1) A maker or mender of shoes, derived from a word meaning to sew or stitch.
1202 et terram Thomć Sutoris, Swillington
1298 Adam Sutor, Hunmanby. It was particularly common in Yorkshire in the poll tax of 1379, with a county of thirty in the wapentakes which include Bradford and Wakefield, mostly as an occupation but occasionally as a by-name, e.g. Johannes Mylner, sout[er], Flockton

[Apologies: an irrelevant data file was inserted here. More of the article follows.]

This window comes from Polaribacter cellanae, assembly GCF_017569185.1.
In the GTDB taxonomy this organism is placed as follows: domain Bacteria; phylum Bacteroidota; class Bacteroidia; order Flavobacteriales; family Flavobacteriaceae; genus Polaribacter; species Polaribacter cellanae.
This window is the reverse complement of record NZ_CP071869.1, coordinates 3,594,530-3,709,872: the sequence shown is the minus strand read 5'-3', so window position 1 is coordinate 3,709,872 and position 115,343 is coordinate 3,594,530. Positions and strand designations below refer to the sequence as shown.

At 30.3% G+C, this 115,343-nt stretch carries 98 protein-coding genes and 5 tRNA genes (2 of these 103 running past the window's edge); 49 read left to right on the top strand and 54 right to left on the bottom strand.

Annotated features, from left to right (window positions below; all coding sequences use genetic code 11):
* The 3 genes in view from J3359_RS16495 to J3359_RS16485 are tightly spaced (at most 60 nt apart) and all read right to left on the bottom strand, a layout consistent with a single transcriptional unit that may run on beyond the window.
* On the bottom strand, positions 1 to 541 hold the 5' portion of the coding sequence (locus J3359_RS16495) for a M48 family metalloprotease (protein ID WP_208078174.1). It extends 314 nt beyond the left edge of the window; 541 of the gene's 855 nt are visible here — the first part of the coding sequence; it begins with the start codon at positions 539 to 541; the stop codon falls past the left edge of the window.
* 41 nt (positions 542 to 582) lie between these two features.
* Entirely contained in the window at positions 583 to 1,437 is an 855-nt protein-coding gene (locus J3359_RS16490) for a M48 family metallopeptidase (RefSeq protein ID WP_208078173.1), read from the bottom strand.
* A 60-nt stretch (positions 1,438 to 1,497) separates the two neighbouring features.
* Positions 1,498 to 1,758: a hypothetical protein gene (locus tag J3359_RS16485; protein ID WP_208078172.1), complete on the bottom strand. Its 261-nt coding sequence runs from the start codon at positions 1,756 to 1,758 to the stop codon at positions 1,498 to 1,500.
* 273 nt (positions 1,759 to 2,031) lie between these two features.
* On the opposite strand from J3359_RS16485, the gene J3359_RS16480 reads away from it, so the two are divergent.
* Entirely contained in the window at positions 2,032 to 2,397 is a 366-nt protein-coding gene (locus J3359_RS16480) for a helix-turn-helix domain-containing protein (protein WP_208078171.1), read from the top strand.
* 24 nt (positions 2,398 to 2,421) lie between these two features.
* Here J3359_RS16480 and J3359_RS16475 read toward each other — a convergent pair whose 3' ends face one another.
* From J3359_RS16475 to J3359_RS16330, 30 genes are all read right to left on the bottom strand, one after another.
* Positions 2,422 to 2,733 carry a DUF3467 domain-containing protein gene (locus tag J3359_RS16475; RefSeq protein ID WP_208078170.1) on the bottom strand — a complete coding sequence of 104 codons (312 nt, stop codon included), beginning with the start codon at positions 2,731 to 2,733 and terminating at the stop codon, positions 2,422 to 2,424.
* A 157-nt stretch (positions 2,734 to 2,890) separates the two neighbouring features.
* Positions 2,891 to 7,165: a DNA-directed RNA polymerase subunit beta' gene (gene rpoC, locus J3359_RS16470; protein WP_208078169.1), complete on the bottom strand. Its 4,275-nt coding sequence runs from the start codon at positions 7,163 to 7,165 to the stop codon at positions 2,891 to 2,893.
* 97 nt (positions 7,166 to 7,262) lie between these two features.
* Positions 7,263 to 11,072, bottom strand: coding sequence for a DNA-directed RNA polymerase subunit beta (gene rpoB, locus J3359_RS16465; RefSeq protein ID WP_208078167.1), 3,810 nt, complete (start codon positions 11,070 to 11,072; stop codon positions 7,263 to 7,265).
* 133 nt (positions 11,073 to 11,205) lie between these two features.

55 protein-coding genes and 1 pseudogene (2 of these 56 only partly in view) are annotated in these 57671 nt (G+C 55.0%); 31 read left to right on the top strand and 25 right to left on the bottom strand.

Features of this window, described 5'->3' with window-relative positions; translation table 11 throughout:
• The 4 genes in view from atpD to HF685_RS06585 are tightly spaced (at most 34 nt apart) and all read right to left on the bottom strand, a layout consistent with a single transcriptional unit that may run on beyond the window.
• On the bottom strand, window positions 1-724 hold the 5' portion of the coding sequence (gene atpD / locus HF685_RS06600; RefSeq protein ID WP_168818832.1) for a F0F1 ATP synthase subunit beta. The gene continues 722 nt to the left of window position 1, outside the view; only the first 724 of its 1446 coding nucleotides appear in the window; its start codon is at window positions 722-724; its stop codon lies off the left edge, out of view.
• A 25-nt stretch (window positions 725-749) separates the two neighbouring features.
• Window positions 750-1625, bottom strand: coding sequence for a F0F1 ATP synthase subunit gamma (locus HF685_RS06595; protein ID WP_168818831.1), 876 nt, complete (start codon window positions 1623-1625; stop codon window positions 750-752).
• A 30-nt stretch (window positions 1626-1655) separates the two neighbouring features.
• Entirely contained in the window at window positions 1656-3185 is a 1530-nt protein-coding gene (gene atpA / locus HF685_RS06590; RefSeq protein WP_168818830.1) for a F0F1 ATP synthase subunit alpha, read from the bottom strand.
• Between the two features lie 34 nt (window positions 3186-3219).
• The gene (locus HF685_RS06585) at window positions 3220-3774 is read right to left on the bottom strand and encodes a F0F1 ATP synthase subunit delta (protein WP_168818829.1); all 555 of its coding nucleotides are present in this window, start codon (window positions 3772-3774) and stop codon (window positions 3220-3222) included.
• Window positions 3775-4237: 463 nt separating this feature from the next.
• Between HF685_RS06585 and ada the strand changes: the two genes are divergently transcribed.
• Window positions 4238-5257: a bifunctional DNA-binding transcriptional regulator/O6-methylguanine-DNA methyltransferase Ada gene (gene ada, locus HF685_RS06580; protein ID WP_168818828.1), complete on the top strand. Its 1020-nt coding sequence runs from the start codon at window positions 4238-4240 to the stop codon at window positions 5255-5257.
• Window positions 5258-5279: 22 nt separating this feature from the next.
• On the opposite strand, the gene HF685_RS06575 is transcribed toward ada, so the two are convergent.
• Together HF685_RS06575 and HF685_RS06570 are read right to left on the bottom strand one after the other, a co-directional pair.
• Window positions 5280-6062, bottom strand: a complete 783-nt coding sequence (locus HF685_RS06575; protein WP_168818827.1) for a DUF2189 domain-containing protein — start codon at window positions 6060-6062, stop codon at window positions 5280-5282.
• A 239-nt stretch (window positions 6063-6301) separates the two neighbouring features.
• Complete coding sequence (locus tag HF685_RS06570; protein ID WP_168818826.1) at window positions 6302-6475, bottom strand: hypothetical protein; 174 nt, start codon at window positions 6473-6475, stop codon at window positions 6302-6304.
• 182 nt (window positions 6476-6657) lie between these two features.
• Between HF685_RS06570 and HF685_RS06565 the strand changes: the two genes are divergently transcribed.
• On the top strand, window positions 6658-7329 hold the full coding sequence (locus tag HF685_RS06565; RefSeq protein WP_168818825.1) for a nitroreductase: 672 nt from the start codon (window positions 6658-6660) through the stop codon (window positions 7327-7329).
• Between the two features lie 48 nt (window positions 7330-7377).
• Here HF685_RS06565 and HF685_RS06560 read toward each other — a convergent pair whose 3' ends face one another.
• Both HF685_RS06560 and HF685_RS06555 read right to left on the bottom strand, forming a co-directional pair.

Johannes filius Galfridi sutor, Dewsbury. At that time these tradesmen were closely involved in the tanning of leather: Hugo Souter of Quarmby, also taxed in 1379, is mentioned in the court rolls in 1386 holding both offices – offic. sutor et tannator. In a city such as York the terms ‘shoemaker’ and ‘souter’ continued to overlap in meaning through the fifteenth century. In a case heard in the Counsail chaumbre in 1490 the words of Sir Thomas Gribthorp, a priest, were reported by two different witnesses: firstly ther sholdbe ijc men that was no shomakers to take the part of shomakers and secondly ther woldbe iijc or iiijc men not being sowters that wold name thame selfs sowters .